By Kelly Putter Photography by Graham Paine
The spotlight on Canada’s persecution of Indigenous peoples glares more intently with each new discovery of burial sites containing the bodies of Native children.
By now, hundreds, if not thousands, of unmarked graves have been uncovered. While suspected for many years, these discoveries act as a wake-up call for a nation smug in its reputation as a world leader of good behaviour. And while it’s important to look back and learn from our mistakes, it’s equally important, says a Niagara-based Aboriginal advocate, to move forward.
“It’s not cool right now,” Michele-Elise Burnett said in July, aptly describing the vibe as the world was beginning to grasp the ugly reality of Canada’s missing and murdered Native children. “It’s like taking the band aid off and it’s bleeding again. It was really painful to uncover again. But we’re starting to see a whole movement happening. There’s some history that’s missing. We share a history in Canada and you will be richer for understanding it. And hopefully the next generation will have more compassion and understanding.”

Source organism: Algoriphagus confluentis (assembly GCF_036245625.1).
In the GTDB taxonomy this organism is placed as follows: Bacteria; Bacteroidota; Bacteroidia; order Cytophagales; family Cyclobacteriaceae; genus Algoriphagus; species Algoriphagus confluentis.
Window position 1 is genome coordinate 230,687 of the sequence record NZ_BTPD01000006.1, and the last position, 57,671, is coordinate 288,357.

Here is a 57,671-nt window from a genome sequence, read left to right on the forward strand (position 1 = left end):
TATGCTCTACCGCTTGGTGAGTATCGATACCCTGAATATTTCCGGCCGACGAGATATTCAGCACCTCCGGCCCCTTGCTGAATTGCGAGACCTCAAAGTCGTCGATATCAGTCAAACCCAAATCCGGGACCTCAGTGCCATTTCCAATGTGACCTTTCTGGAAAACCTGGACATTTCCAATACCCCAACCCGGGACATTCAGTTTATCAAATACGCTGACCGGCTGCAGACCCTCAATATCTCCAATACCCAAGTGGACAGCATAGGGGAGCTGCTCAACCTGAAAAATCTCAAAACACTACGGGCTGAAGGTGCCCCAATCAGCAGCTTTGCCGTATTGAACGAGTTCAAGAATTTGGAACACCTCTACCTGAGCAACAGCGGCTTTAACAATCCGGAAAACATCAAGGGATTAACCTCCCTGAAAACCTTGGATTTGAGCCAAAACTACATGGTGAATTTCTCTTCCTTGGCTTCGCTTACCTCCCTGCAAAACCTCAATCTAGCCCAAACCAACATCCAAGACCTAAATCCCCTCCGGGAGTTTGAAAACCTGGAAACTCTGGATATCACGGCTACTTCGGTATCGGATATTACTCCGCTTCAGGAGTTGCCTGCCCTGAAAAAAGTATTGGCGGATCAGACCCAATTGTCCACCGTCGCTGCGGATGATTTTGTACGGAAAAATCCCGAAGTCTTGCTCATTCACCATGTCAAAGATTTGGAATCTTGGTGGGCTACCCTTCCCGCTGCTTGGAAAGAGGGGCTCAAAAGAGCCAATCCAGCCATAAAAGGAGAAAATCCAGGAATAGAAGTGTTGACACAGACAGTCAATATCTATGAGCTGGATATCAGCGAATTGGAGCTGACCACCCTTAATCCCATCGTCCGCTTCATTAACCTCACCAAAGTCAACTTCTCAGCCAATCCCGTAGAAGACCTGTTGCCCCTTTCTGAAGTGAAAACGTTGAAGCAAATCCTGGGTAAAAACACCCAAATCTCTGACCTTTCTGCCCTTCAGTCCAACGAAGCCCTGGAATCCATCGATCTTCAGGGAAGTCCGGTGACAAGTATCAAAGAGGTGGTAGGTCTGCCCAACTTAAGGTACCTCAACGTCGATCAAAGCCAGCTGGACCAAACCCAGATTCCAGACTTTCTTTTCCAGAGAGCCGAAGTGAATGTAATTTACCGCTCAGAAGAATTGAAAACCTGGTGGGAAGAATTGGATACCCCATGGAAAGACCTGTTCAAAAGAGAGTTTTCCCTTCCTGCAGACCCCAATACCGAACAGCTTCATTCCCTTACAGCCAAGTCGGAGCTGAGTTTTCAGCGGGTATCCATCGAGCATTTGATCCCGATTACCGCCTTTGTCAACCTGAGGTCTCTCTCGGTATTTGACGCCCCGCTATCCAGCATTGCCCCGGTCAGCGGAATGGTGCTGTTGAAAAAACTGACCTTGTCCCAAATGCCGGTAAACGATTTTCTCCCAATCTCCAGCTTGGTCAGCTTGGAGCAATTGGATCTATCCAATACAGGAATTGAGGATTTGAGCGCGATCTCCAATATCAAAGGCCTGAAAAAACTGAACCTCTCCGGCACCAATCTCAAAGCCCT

It’s estimated that 150,000 First Nations, Inuit and Metis children attended residential schools in Canada between the 1860s and the 1990s. Conditions were poor, brutal even, as schools were overcrowded and diseases such as typhoid, tuberculosis and pneumonia ran rampant. In 2008, the National Truth and Reconciliation Commission reported widespread mistreatment at these schools, including emotional, physical and sexual abuse. The commission referred to the forced assimilation as a cultural genocide. Thousands of children went missing.